Two housing developers have been fined more than £14,000 over fire safety breaches in student properties in Manchester.
The developers, which are both part of the MCR Group, were prosecuted over standards at the 55-flat building on Grafton Street in Ardwick. Council inspectors visiting the property found a number of breaches of fire safety regulations, including:
• Windows vital for smoke ventilation were obscured by scaffolding
• Insufficient access for the fire service in an emergency
• Lack of external wall fire barriers and self-closing fire doors
• Rear fire escape routes passed through a building site
Both UK Real Estate and Cost Design were fined over the breaches at a Manchester Magistrates Court last week. UK Real Estate was fined £4,750 plus £2,609 in costs, whilst Cost Design was ordered to pay £4,500 in fines and £2,590 in legal costs. Both developers were also subject to £15 victims of crime surcharges.
Councillor Paul Andrews, who is the executive member for neighbourhood services in Manchester, commented on the case, saying:
“The lives of the students were put at substantial risk by those involved with this development. The court has rightly hit them in the pocket. This should serve as a warning to all developers that they need to work with the council to ensure properties are fully compliant with regulations before tenants move in.”
A care home based in the East Lancashire village of Chatburn has received a Gold Standard award for its exceptional quality end of life care service.
The Manor House Nursing Home was honoured with the national award as part of the Gold Standards Framework (GSF) in the Care Homes Quality Hallmark Awards. Management and staff at the home accepted the prestigious award at the International End of Life Care Conference in London.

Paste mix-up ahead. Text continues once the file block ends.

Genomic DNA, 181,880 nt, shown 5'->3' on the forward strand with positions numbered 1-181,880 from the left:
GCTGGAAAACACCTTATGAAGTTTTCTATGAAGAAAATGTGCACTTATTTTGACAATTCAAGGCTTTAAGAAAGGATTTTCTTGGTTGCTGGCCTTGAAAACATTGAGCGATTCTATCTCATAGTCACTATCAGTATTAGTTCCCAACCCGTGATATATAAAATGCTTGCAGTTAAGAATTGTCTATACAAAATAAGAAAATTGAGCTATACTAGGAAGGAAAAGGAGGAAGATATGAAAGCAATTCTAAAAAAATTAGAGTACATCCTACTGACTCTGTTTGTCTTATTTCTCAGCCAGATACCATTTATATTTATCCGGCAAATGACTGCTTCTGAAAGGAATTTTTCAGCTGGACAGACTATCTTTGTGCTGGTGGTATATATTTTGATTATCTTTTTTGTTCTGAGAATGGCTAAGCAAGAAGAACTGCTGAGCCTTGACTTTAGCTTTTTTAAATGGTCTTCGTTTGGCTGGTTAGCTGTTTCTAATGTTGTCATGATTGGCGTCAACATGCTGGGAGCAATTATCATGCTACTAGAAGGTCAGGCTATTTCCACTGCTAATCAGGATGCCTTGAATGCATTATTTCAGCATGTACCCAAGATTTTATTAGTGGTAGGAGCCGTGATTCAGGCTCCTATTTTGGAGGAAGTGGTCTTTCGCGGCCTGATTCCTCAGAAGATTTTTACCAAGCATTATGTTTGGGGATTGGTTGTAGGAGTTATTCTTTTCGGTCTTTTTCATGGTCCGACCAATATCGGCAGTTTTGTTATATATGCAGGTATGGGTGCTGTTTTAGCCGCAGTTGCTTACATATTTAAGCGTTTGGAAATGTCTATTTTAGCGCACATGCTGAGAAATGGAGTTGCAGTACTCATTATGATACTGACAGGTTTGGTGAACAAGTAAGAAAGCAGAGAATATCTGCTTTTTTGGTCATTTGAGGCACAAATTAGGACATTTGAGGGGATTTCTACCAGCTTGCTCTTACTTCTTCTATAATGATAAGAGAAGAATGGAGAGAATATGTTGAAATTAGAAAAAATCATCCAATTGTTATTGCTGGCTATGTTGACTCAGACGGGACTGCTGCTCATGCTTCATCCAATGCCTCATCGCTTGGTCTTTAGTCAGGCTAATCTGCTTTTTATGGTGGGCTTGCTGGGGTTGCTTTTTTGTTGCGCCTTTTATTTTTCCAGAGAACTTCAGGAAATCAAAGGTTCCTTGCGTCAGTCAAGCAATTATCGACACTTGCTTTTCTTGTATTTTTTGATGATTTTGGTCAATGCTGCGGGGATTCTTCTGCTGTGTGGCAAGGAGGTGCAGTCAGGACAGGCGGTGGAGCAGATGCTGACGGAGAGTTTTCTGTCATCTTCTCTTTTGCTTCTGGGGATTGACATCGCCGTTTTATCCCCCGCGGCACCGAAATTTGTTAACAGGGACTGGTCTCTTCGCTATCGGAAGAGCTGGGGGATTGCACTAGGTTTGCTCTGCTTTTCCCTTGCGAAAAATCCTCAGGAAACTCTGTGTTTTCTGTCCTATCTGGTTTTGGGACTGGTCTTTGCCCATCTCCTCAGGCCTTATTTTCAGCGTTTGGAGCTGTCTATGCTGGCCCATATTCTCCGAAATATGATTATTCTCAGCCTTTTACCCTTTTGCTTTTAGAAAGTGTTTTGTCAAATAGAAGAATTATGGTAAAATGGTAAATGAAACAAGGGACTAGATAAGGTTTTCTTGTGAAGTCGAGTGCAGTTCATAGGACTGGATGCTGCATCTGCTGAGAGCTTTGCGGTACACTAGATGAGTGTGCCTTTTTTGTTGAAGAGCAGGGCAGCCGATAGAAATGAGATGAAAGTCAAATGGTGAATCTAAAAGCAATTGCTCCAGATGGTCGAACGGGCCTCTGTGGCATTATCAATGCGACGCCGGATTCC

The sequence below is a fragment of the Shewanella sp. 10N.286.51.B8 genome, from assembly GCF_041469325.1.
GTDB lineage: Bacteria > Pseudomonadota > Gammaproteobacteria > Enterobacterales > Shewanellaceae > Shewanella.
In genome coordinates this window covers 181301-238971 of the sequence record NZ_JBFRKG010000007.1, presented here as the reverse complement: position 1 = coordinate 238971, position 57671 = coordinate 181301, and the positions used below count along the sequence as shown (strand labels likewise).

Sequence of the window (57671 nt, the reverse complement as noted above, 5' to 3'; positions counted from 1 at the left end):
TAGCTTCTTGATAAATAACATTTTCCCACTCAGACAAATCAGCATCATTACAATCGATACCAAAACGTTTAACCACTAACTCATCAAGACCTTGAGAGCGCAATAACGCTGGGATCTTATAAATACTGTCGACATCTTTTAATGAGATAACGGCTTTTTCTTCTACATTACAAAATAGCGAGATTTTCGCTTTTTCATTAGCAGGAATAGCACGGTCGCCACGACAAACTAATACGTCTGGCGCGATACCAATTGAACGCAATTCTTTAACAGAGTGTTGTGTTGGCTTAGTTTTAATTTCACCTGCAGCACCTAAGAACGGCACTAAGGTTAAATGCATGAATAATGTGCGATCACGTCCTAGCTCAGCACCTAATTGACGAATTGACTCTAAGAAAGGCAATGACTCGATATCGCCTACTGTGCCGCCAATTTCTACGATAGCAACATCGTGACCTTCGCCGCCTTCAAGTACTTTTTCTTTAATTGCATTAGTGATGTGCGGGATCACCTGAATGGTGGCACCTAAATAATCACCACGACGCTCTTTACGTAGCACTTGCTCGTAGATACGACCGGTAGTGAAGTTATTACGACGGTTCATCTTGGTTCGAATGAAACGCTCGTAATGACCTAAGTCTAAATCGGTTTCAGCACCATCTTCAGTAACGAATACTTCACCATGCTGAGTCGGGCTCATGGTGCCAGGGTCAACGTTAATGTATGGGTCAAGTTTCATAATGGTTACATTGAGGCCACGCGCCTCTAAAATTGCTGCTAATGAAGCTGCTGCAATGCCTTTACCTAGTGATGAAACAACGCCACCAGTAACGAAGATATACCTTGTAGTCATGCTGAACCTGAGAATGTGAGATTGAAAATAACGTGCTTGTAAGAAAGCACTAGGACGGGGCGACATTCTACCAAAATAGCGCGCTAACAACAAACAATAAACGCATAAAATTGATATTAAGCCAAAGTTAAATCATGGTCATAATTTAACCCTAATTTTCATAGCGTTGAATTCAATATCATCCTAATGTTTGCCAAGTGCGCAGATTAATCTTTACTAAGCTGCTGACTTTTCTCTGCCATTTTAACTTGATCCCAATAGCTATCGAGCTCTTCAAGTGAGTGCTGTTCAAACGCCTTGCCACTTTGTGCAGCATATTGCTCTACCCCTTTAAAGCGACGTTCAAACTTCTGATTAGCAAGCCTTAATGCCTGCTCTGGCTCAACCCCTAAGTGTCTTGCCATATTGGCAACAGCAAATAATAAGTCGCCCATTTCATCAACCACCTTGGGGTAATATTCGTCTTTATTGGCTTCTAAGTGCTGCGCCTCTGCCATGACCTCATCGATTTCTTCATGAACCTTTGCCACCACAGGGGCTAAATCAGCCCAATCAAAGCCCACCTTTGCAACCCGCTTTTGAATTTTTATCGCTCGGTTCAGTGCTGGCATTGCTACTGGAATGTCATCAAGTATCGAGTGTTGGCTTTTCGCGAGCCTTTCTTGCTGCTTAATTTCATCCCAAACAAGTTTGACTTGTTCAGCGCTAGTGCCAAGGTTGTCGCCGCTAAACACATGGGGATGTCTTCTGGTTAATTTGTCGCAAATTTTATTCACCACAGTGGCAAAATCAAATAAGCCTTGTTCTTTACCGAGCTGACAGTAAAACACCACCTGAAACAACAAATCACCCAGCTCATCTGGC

The Gold Standards Framework aims to support facilities like the Manor House Nursing Home to increase care provisions for people approaching the end of their lives. The overall aim is to ensure that as many people as possible can die in their preferred place of care – the care home – rather than on an overcrowded hospital ward.
The managers of the Manor House, Karen Walker and Cath Mellin, praised the whole team at the care home, all of whom have undergone extensive end of life care training. They said:
“We must take this opportunity to thank all the staff for attending the training and adapting to the changes to enable us to gain accreditation. We are delighted to have been awarded this prestigious award. We have always prided ourselves on the excellent care we have provided our residents.”
As a business owner, it is vitally important that you take all reasonable steps to protect your employees and your work premises from fire. There are many things you can do to make your business safer and reduce the risk of fire, and most of these are legal requirements.
The following are a few basic steps to protecting your business from fire:
• Appoint a ‘responsible person’ for fire safety, or take on the role yourself
• Undergo fire safety training, and ensure that the ‘responsible person’ and all of your staff also take a fire safety awareness training course
• Arrange for a full risk assessment to be carried out on your work premises
• Implement all of the changes and improvements needed, according to the results of the risk assessment
• Involve your staff when implementing fire safety policy, as this will create a culture of fire safety within the business
• Plan escape routes, make sure everyone knows where the assembly point is – then conduct regular fire drills and test the fire alarms